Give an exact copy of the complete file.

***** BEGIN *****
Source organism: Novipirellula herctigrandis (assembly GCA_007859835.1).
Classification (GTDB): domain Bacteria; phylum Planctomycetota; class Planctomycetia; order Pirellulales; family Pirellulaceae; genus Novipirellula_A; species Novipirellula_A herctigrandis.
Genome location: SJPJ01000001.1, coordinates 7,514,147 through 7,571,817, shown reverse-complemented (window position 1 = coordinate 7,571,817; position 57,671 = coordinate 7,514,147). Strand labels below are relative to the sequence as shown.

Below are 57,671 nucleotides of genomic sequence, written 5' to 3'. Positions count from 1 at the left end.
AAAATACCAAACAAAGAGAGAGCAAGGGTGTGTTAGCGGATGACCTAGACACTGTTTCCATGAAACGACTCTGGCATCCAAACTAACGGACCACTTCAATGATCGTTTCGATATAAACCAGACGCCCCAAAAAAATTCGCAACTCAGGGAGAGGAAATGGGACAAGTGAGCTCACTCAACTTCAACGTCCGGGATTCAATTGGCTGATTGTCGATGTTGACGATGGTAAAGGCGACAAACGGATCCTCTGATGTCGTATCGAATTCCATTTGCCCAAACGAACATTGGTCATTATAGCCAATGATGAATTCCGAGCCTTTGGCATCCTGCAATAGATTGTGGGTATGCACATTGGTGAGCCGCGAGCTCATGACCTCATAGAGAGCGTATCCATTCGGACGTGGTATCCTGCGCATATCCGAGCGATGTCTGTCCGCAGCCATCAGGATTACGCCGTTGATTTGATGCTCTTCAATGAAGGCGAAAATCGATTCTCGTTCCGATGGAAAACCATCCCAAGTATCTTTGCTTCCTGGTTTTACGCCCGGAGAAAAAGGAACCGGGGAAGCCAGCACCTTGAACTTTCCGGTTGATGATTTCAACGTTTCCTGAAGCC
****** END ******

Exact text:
Source organism: Novipirellula herctigrandis (assembly GCA_007859835.1).
Classification (GTDB): domain Bacteria; phylum Planctomycetota; class Planctomycetia; order Pirellulales; family Pirellulaceae; genus Novipirellula_A; species Novipirellula_A herctigrandis.
Genome location: SJPJ01000001.1, coordinates 7,514,147 through 7,571,817, shown reverse-complemented (window position 1 = coordinate 7,571,817; position 57,671 = coordinate 7,514,147). Strand labels below are relative to the sequence as shown.

Below are 57,671 nucleotides of genomic sequence, written 5' to 3'. Positions count from 1 at the left end.
AAAATACCAAACAAAGAGAGAGCAAGGGTGTGTTAGCGGATGACCTAGACACTGTTTCCATGAAACGACTCTGGCATCCAAACTAACGGACCACTTCAATGATCGTTTCGATATAAACCAGACGCCCCAAAAAAATTCGCAACTCAGGGAGAGGAAATGGGACAAGTGAGCTCACTCAACTTCAACGTCCGGGATTCAATTGGCTGATTGTCGATGTTGACGATGGTAAAGGCGACAAACGGATCCTCTGATGTCGTATCGAATTCCATTTGCCCAAACGAACATTGGTCATTATAGCCAATGATGAATTCCGAGCCTTTGGCATCCTGCAATAGATTGTGGGTATGCACATTGGTGAGCCGCGAGCTCATGACCTCATAGAGAGCGTATCCATTCGGACGTGGTATCCTGCGCATATCCGAGCGATGTCTGTCCGCAGCCATCAGGATTACGCCGTTGATTTGATGCTCTTCAATGAAGGCGAAAATCGATTCTCGTTCCGATGGAAAACCATCCCAAGTATCTTTGCTTCCTGGTTTTACGCCCGGAGAAAAAGGAACCGGGGAAGCCAGCACCTTGAACTTTCCGGTTGATGATTTCAACGTTTCCTGAAGCC